New strategy may be last shot to get rid of polio
For years, the world has been on the brink of wiping out polio, the deadly disease that can paralyze and kill children.
At the World Health Organization’s annual meeting of health ministers this week, experts are unveiling what they describe as a new strategy to get rid of the feared disease.
But others say there is little new and that if this effort fails, there are serious questions about whether to continue the campaign should be raised.
Some experts say eradicating polio is impossible and should be abandoned. With a new target of stopping the virus by the end of 2012, this may be WHO and partners’ best chance to get rid of polio before donors run out of money and patience.
Since WHO, the U.S. Centers for Disease Control and Prevention, UNICEF and Rotary International set out to eradicate polio in 1988, they have come tantalizingly close. By 2003, cases had dropped by more than 99 percent. But progress has stalled since and several deadlines have been missed.
Polio has virtually disappeared from the West but is entrenched in a handful of countries, namely Afghanistan, India, Nigeria and Pakistan. The disease mostly hits children under five and is spread via dirty water.
WHO’s new strategy targets problems in each country, provides more WHO monitoring, like more teleconferences, and holds governments more accountable. New outbreak response plans are also in place. Still, it is uncertain if more WHO oversight - which countries are free to ignore - will make a difference.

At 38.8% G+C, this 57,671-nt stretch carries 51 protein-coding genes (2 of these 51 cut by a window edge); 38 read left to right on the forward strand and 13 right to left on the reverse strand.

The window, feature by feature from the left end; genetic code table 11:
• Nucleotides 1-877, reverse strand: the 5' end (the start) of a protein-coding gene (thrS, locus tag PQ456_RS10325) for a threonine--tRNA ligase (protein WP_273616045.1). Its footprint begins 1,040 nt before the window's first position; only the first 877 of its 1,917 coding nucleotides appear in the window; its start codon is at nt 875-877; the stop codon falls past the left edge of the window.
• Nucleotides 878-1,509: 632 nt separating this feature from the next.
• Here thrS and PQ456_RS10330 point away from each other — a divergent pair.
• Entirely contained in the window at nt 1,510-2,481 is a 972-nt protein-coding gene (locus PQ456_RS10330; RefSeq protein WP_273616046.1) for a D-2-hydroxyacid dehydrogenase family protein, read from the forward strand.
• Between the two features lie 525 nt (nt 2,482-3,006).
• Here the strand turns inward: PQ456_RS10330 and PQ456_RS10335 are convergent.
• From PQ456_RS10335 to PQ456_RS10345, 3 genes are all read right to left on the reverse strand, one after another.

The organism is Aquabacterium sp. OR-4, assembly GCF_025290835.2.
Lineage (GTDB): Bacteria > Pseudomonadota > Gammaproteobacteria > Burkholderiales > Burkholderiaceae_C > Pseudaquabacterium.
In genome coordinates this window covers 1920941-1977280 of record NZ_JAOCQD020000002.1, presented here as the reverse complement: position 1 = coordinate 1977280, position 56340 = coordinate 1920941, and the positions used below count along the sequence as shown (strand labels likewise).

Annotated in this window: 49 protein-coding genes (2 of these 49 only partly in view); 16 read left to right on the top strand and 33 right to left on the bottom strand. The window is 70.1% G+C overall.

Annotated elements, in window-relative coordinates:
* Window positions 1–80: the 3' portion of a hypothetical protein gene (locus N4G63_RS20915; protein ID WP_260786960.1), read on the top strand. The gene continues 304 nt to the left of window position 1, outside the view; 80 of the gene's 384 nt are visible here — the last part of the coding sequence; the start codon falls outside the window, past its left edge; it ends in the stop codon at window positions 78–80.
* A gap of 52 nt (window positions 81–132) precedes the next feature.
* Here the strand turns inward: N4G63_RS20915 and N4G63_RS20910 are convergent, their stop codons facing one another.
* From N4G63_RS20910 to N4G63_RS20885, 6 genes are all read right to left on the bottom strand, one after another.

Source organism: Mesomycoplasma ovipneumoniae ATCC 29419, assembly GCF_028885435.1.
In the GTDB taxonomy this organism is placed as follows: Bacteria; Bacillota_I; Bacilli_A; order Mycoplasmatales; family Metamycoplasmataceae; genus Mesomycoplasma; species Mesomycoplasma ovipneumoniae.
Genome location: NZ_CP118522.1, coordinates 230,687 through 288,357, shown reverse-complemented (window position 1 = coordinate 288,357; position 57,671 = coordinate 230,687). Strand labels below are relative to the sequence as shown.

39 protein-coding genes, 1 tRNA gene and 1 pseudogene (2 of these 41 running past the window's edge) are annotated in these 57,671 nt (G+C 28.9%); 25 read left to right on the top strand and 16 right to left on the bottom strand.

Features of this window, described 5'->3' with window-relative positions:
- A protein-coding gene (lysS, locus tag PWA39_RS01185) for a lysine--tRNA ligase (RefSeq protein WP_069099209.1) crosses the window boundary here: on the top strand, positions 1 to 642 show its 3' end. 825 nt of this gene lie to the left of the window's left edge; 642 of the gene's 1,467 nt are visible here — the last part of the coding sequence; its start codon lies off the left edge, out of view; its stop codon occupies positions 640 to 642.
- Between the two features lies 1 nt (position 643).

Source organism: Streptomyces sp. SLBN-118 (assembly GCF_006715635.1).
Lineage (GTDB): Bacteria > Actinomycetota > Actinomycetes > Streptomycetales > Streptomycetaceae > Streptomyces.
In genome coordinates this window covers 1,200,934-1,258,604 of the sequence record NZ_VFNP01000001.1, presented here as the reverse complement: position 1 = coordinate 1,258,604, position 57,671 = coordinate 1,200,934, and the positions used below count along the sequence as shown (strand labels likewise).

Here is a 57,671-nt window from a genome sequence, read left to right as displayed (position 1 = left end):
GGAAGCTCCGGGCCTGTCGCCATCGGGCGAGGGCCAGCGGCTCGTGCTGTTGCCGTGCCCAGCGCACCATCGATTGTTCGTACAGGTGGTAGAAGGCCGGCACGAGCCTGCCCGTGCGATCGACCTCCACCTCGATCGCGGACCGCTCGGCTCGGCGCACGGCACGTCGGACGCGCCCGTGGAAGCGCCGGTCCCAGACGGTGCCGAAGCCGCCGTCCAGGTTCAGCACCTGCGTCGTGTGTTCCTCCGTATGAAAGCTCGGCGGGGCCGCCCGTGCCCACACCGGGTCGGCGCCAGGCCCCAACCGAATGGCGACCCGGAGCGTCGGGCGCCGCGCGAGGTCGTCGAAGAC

Others said WHO has always tailored programs to focus on local problems in different countries.
"I’m not sure how the new strategy differs from the ones adopted in 2007, 2004, and 1999," said Dr. Donald Henderson, who headed WHO’s smallpox eradication program. He said the strategy’s main elements have mostly all been seen before.
Polio cases fell sharply last year and experts are optimistic they may have turned a corner, though the disease’s high season hasn’t yet hit.
Dr. Paul Adovohepke, who heads UNICEF’s polio team in Nigeria, said rumours about the vaccine’s safety - which resulted in a year-long suspension of polio campaigns in 2003 - seem to have subsided. He has seen Nigerians ask vaccinators to go into their homes to give the polio vaccine to their kids. "(That) was not possible in 2003," he said.
But recent surprises, like an outbreak in Tajikistan, which had been free of the disease for years, show how unpredictable the effort remains. WHO says it is still possible to get rid of polio and that to give up now would set loose a deadly virus.